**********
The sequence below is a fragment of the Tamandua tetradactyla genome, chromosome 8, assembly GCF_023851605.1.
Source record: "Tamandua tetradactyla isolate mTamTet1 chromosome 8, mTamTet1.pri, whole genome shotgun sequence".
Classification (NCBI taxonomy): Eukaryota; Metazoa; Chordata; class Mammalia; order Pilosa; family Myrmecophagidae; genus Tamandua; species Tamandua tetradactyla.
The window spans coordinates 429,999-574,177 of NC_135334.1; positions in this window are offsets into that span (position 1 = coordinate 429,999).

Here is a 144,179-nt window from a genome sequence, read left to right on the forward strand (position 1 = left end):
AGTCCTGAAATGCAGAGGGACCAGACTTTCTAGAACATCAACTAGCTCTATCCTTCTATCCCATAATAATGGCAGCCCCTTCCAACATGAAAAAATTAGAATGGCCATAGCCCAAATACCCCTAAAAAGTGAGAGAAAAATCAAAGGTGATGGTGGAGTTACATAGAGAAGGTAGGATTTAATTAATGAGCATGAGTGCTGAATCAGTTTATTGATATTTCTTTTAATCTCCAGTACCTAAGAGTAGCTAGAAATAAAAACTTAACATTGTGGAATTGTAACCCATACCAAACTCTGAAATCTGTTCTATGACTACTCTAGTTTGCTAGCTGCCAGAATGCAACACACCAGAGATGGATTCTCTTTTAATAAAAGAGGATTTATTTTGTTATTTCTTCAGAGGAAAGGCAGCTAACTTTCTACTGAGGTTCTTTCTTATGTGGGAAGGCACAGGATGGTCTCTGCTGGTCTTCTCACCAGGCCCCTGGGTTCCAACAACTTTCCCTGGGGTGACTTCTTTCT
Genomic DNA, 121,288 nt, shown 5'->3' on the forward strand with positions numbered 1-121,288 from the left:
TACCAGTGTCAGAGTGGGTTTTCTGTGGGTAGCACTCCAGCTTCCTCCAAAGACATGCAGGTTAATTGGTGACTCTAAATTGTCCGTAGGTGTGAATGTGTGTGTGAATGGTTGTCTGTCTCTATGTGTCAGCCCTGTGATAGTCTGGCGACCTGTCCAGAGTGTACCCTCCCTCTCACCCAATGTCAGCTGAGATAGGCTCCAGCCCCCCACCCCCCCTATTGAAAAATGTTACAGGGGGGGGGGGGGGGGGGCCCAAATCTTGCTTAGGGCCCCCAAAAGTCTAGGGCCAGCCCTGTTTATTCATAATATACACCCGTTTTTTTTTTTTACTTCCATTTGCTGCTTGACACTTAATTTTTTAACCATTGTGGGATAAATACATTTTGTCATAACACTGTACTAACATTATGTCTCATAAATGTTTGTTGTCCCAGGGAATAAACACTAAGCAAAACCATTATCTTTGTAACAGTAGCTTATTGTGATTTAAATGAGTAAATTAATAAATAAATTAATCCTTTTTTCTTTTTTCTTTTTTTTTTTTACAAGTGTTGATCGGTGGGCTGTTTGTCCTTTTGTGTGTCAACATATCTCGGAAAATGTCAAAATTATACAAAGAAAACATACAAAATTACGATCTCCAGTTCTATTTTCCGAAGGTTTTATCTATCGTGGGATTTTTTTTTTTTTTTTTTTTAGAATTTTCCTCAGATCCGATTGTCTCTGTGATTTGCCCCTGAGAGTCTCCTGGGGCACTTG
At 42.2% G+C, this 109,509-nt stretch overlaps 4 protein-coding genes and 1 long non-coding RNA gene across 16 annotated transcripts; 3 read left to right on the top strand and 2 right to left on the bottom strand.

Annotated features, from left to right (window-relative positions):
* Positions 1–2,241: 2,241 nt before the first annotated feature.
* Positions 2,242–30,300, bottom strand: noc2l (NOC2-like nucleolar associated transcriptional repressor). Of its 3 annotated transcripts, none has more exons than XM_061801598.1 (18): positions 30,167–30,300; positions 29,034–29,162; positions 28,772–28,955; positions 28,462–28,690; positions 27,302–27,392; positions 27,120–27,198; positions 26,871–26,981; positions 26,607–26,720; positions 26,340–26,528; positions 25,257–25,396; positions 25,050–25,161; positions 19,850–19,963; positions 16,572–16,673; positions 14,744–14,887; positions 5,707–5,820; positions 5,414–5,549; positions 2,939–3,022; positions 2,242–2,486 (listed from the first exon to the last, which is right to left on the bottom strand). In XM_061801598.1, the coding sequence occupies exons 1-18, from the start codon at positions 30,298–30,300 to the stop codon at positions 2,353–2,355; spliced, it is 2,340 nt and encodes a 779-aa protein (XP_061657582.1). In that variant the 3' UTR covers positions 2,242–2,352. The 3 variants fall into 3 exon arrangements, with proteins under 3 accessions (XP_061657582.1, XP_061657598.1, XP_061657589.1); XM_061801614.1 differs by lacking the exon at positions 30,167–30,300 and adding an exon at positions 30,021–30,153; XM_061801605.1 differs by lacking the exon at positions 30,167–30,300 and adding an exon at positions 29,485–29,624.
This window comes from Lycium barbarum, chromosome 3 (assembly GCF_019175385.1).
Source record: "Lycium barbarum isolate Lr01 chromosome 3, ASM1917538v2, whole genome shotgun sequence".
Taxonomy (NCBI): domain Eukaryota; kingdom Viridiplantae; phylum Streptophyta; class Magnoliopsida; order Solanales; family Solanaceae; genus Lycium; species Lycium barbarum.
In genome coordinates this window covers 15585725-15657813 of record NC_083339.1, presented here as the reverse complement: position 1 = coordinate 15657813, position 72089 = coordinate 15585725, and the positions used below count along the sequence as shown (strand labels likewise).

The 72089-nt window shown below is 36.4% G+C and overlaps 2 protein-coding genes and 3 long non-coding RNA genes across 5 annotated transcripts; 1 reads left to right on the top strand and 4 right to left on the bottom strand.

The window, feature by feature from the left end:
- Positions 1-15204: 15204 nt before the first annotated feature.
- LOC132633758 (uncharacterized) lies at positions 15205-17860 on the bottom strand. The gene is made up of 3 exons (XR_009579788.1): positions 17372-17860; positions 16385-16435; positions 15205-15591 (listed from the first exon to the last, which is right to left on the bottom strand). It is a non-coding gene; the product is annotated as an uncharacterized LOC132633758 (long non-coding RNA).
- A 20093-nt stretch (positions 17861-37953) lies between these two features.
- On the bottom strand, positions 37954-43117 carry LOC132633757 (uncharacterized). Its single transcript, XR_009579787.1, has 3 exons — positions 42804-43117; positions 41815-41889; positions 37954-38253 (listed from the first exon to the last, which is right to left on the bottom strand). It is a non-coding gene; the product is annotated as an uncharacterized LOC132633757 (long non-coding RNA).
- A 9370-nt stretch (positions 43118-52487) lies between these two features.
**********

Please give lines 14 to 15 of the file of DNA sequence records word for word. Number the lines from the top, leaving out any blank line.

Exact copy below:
Source record: "Lycium barbarum isolate Lr01 chromosome 3, ASM1917538v2, whole genome shotgun sequence".
Taxonomy (NCBI): domain Eukaryota; kingdom Viridiplantae; phylum Streptophyta; class Magnoliopsida; order Solanales; family Solanaceae; genus Lycium; species Lycium barbarum.